• walt on April 18, 2012 12:05 PM:

    Republicans love their relational royalty (think Nancy Reagan or Barbara Bush, e.g.). In that sense, Ann Romney is just an atavistic aspect of Real Americanness. She's white, rich, and entitled. As America changes, Republicans find new ways to evince old habits. I'm not sure the Romneys are terrible throwbacks, but it is interesting that in 2012, they're still acting as if it's 1955. For a party based on little more than nostalgia and privilege, that's not a messaging mistake so much as an identity value.

  • Lifelong Dem on April 18, 2012 12:11 PM:

    Just one more instance that proves It's Okay If You're A Republican, IOKIYAR. If Michelle Obama had EVER said anything like that, it would be a national scandal.

    Remember how the media flipped out for over a week when Barack Obama asked for dijon mustard for his hamburger?

  • Ron Byers on April 18, 2012 12:14 PM:

    I thought Ann Romney would be like Laura Bush, a gracious counter point to her clueless husband, but it turns out she is just a pampered rich woman playing the a role of her life. It's their turn. Don't believe me just ask Ann Romney.

    I know people who worked closely with George and Laura Bush for years. George may have been incurious and as a result was a disaster as President, but everyone I know who worked with them says he and Laura are thoughtful and kind personalities. They have a reputation for being friendly with the help. People who share a meal with them always have a pleasant time. I am not sure the Romneys fit into that mold.

    Maybe it is the difference between old money and the new rich.

  • TCinLA on April 18, 2012 12:20 PM:

    Nice to see that the old rule "birds of a feather, flock together" is still true. Ann Romney is as stupid as her husband. And equally "entitled" - she may not have been "born to it" but she sure has gotten used to it.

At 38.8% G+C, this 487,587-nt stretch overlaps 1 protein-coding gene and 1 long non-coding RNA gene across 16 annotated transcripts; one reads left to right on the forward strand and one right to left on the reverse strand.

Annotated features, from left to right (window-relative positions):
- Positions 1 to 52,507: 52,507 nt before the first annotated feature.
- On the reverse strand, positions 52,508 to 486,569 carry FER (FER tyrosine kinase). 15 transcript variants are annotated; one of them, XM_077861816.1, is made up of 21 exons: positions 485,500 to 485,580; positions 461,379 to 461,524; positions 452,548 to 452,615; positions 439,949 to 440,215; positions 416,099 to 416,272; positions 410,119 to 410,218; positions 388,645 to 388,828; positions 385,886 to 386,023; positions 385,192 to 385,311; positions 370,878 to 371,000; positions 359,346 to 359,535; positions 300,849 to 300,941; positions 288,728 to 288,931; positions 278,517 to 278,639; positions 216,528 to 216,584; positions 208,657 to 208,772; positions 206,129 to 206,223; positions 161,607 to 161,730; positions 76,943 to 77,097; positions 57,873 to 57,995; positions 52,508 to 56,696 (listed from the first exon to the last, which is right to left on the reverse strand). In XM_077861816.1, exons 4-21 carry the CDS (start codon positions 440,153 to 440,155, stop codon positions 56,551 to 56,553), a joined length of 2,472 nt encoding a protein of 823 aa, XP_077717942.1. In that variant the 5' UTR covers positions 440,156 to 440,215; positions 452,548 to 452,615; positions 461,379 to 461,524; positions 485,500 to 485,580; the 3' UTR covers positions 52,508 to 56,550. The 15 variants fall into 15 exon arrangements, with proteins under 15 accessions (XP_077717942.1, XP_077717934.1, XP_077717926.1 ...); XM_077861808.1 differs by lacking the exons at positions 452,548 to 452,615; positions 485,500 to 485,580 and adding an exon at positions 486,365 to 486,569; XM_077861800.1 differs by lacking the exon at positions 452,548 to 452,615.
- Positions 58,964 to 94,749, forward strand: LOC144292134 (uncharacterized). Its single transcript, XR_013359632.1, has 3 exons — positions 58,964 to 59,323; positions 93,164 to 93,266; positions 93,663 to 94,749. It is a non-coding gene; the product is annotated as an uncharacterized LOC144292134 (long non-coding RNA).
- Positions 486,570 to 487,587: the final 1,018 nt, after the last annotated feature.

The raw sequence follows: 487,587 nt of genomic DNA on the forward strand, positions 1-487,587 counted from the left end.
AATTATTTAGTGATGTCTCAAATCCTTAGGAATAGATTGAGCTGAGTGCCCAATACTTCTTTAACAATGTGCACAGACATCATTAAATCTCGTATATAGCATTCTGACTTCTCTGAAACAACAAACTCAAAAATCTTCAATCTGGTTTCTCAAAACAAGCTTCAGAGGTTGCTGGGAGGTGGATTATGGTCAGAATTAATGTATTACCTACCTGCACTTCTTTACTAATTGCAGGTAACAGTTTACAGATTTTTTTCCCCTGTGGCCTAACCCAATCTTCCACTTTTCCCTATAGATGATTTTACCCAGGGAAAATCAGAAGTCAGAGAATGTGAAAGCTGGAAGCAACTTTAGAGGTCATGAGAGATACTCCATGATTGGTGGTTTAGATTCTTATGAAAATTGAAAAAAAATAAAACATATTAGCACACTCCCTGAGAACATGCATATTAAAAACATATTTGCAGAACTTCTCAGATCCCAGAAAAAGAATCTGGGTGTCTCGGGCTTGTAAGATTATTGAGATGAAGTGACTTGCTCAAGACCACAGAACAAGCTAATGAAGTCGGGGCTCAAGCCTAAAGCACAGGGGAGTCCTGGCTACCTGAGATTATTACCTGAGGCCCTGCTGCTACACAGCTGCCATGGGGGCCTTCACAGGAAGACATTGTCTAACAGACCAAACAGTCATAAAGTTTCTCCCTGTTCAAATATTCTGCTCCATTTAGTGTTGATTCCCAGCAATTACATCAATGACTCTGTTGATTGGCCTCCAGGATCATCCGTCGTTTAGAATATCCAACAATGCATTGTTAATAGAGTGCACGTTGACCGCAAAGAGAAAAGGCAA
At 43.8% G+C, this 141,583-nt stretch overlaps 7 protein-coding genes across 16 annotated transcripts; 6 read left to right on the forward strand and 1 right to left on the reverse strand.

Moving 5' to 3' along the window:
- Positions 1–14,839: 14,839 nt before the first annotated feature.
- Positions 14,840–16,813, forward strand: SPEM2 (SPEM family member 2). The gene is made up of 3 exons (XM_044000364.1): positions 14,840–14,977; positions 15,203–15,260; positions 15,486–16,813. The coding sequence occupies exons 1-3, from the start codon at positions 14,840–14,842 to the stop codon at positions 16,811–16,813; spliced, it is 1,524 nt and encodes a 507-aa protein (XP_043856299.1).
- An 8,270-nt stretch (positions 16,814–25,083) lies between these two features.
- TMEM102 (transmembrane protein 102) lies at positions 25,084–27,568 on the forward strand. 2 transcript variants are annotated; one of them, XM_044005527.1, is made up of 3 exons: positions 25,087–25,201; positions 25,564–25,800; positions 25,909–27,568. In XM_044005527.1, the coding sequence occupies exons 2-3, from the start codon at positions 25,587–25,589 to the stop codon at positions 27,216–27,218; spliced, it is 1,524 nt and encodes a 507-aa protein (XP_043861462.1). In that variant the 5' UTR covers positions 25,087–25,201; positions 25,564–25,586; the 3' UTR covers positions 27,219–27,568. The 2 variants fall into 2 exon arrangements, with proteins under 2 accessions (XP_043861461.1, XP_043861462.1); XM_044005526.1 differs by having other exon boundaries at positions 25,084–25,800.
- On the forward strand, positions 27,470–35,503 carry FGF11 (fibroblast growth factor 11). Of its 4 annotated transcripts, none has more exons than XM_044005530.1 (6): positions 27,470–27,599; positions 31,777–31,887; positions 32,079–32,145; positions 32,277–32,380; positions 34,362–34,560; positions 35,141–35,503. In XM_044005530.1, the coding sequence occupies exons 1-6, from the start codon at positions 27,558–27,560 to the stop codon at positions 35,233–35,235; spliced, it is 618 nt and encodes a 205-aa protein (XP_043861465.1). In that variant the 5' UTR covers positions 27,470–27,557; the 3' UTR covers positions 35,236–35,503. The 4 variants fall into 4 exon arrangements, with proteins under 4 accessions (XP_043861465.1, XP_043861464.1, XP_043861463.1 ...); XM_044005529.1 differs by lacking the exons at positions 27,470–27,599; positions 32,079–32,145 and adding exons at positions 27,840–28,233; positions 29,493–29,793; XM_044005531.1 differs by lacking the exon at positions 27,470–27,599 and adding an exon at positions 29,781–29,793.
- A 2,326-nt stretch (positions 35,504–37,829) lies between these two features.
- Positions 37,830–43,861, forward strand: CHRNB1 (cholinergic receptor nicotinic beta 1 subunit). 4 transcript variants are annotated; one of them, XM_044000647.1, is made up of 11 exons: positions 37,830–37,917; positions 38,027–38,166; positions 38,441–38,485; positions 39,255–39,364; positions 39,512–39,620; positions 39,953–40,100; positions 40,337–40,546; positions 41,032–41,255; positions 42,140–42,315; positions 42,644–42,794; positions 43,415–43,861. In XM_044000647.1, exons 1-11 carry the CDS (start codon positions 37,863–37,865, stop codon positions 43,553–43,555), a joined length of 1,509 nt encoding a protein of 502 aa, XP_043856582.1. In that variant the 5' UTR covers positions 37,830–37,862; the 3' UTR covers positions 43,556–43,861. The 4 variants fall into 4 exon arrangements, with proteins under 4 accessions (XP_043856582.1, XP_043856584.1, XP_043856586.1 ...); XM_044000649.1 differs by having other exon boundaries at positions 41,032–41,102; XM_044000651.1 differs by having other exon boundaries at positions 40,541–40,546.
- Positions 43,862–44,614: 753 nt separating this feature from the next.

• Robert on April 18, 2012 12:39 PM:

    "The broader issue is that politicians—and I’d put Ann Romney in that category given her prominent role in the campaign—need to be careful not to “break character” the minute the cameras are turned off, at least if anyone outside the inner circle is within listening range."

    Better advice Ed would be: 'just be yourself, it is much easier, much cheaper-you will save millions on handlers and all the other Bull Shit modern politicians spend money on- and you will quickly find out if you are destined for higher office.'

    Of course in Romney's case this advice would put him back at Bain in a heart beat. And that would be the best possible outcome for the country. For anyone out there still harboring the wish/think that Mittford is anything like his father, please forget that. His privileged upbringing in what is after all a very conservative subculture and his obvious delight in kowtowing to the far right radical wing of the modern Rethuglican Party, shows beyond any doubt that his Presidency would be worse than any modern presidency, even W's.

  • Gandalf on April 18, 2012 12:48 PM:

    What Ann Romney really shows in her comment about the dog liked it is that she and hubby are totally unaware and have no regard for anyone or anything other than themselves.

  • danimal on April 18, 2012 12:51 PM:

    Please stay away from Ann Romney as a campaign issue. She's a distraction and a wild card. The RMoney campaign is a target-rich environment, we need to pick the targets that matter. Ann Romney doesn't matter.

  • g on April 18, 2012 12:52 PM:

    In the 2004 race, Teresa Heinz Kerry was lambasted because she said something about Laura Bush never having had a "real job" - both unfortunate and untrue.

    She apologized and Mrs. Bush graciously accepted that, and wisely chose not to enter the fray.